What kind of help can I provide?

What kind of help can I provide?

You may have been asked by a friend or relative to help manage their financial affairs, or you may have been appointed by a court where you live. If you've been given the right to access someone else's account on their behalf, this is known as 'third party access'.

Third party access might be used in a number of scenarios, but the most common are when the account holder is going travelling for a few months, knows they're going into hospital, or is in poor mental or physical health.

It can seem like quite a responsibility, as you may be called to make critical decisions. The day-to-day managing of another person's finances as well as your own can seem overwhelming. This guide is designed to help you find out what you may need to do, depending on your situation.

What are the options?

There are different options available for you to help manage someone's financial affairs depending on both of your circumstances and what help is needed. You must always act in the best interest of the account holder.

1. Third party mandate on savings accounts

If help is needed to manage another person's savings account, usually for a limited time, a third party mandate may be used.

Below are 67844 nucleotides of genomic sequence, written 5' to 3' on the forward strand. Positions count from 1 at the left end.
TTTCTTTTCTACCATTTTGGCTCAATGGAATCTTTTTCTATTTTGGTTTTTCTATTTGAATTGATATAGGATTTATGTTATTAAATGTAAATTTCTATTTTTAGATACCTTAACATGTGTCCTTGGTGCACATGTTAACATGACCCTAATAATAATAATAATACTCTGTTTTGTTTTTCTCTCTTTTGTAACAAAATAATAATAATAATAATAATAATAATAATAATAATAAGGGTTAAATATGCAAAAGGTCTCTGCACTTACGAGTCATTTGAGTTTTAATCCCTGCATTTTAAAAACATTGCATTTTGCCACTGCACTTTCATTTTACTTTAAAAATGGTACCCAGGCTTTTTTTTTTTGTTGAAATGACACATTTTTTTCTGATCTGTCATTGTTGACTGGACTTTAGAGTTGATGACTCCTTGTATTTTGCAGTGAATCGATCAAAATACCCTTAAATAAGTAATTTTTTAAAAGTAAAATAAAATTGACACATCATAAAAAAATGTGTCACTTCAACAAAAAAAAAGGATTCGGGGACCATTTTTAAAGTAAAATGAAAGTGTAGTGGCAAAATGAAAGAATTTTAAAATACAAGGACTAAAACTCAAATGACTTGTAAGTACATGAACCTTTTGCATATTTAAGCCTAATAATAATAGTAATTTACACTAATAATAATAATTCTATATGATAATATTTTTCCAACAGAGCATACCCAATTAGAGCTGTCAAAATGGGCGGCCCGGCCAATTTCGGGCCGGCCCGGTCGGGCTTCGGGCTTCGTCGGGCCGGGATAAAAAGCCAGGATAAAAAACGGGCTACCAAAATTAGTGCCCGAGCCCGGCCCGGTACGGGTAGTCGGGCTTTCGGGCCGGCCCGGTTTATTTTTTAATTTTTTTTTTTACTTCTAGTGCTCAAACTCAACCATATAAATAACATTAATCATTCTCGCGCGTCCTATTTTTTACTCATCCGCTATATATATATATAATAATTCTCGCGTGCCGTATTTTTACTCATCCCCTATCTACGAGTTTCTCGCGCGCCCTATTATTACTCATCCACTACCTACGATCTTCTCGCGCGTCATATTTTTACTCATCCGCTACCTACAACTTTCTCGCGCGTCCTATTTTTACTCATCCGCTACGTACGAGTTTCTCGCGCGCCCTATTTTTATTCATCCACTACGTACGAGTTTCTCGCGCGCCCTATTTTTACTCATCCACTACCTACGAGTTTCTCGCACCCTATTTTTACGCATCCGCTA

Third party mandate

Related guides

Do you need help with your own finances? Read our guide for more help.

Managing your own financial affairs

2. General power of attorney

If help is needed managing financial affairs in the short term, or for as long as the account holder is able to give instructions, then a general (ordinary) power of attorney might be helpful.

General power of attorney

3. Lasting power of attorney

If help is needed managing financial affairs and the account holder wants this to continue should they lose capacity - or the account holder just wants someone to be able to manage their financial affairs should they lose capacity in the future - then you may want to look into a lasting power of attorney.

Lasting power of attorney

4. Court of protection order

If a friend or relative is not able to make decisions about their own financial affairs, and a lasting or enduring power of attorney is not in place, a court of protection order might be used. 

Court of protection order

Third party mandate

General power of attorney

Lasting power of attorney

Court of protection order